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Robert South (1634-1716): An Introduction to His Life and Sermons.

The first major study of Robert South, an unjustly neglected English divine whose professional career spanned the period of Anglican restoration and post-Commonwealth recovery. The author of six published volumes of sermons, South had a successful career, becoming Rector of Islip in Oxfordshire and Canon both of Westminster Abbey and of Christ Church, Oxford, during a politically and theologically turbulent time in the Church of England.

Reedy demonstrates successfully the value of studying South as a guide to understanding Anglican unity and diversity in what must appear to us as a time of transition between the collapse of English Presbyterianism and the recovery of episcopal stability. South, of course, did not know he was at work in a transitional time, but R. points effectively to the survival in South's work of modes of discourse more at home in the age of Donne, Andrewes, and Herbert. We can thus see what a post-Restoration figure found useful in his predecessors, always a valuable guide to the concerns of an earlier time.

R.'s study divides nicely into three sections. First, he outlines the events of South's career and traces his relationship with Dryden and Locke, two of South's better-known contemporaries. Next, R. surveys South's homiletic style in the context of late-17th-century rhetorical theory and describes South's use of rhetorical forms and modes of language. Finally, he examines specific sermons by South, exploring his use of political themes, his distinctive stylistic techniques, and his theological emphases and concerns.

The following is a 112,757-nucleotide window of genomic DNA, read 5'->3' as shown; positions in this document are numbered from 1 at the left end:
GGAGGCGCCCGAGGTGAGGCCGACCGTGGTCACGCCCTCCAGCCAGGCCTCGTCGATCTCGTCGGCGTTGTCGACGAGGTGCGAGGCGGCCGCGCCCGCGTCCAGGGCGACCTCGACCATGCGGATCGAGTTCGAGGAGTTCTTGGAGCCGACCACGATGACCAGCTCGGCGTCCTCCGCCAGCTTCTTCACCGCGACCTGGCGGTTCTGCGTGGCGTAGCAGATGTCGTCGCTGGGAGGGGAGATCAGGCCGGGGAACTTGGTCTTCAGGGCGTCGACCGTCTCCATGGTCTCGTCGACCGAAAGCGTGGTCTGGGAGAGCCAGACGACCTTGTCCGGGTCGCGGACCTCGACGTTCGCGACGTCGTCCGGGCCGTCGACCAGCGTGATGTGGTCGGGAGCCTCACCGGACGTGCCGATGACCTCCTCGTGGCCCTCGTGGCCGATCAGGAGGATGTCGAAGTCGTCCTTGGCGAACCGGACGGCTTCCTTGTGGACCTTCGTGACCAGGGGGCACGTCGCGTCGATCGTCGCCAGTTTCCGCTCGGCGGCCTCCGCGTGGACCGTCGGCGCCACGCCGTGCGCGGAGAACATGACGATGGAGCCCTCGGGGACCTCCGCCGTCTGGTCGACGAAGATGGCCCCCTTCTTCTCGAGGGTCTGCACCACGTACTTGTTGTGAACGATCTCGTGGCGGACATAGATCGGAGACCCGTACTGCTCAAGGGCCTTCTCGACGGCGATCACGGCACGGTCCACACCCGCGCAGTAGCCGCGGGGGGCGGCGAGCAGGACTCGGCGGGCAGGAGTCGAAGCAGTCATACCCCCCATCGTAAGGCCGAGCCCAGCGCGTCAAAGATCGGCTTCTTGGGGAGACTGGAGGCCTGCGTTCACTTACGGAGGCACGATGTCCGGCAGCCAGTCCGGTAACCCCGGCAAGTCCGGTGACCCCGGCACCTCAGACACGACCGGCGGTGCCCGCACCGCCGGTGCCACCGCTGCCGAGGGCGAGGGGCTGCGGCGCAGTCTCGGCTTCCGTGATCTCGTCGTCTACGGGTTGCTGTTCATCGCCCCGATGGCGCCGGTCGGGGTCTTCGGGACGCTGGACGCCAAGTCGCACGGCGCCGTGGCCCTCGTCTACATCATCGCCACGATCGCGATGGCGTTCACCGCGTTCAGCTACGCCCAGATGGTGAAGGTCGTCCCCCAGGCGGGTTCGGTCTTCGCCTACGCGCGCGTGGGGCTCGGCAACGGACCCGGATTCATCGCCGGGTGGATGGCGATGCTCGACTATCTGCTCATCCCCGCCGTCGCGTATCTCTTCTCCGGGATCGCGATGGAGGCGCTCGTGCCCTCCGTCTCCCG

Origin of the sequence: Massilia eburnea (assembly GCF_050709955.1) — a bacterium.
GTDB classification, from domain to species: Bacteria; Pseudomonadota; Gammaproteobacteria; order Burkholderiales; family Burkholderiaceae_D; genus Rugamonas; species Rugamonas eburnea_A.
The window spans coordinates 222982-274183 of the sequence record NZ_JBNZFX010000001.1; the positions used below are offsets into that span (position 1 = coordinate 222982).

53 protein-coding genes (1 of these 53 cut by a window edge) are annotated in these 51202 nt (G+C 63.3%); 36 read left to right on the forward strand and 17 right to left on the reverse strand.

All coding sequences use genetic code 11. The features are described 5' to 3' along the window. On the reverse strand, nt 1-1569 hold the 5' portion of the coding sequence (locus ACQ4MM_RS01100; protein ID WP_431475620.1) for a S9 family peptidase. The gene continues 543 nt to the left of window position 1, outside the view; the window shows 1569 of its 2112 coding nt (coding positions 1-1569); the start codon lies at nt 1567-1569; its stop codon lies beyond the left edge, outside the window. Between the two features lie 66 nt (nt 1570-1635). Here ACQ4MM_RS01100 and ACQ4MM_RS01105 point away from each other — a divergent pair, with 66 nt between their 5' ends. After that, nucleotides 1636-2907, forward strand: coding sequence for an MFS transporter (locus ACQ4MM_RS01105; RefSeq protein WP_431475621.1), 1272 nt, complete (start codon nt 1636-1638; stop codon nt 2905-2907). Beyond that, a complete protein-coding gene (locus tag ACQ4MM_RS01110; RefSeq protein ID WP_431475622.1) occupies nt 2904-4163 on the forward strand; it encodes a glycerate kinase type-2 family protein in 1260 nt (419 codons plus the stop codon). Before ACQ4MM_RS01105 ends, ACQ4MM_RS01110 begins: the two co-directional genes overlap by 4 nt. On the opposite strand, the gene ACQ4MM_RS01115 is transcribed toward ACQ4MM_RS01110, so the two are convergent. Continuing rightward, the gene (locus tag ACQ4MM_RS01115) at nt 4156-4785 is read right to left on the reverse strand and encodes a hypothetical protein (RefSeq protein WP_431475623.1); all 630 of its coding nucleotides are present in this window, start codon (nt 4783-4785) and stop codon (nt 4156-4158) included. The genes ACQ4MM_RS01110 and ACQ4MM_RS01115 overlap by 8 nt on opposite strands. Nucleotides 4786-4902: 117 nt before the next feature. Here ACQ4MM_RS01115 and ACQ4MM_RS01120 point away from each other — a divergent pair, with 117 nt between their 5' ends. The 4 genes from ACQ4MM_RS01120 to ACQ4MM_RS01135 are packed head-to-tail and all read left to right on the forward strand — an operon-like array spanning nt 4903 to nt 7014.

Especially helpful is R.'s location of South in the context of 16th- and early-17th-century Anglican emphases on eucharistic presence and the role of mystery in religious discourse. R. has done all students of English Renaissance literature and religious history a great service through his careful delineation of South's homiletic achievement. His volume is modest in size but it demonstrates the importance of South's work and captures significant dimensions of his thought, surely prompting others to further study.
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Author:Wall, John N.
Publication:Theological Studies
Article Type:Book Review
Date:Sep 1, 1993
Words:323
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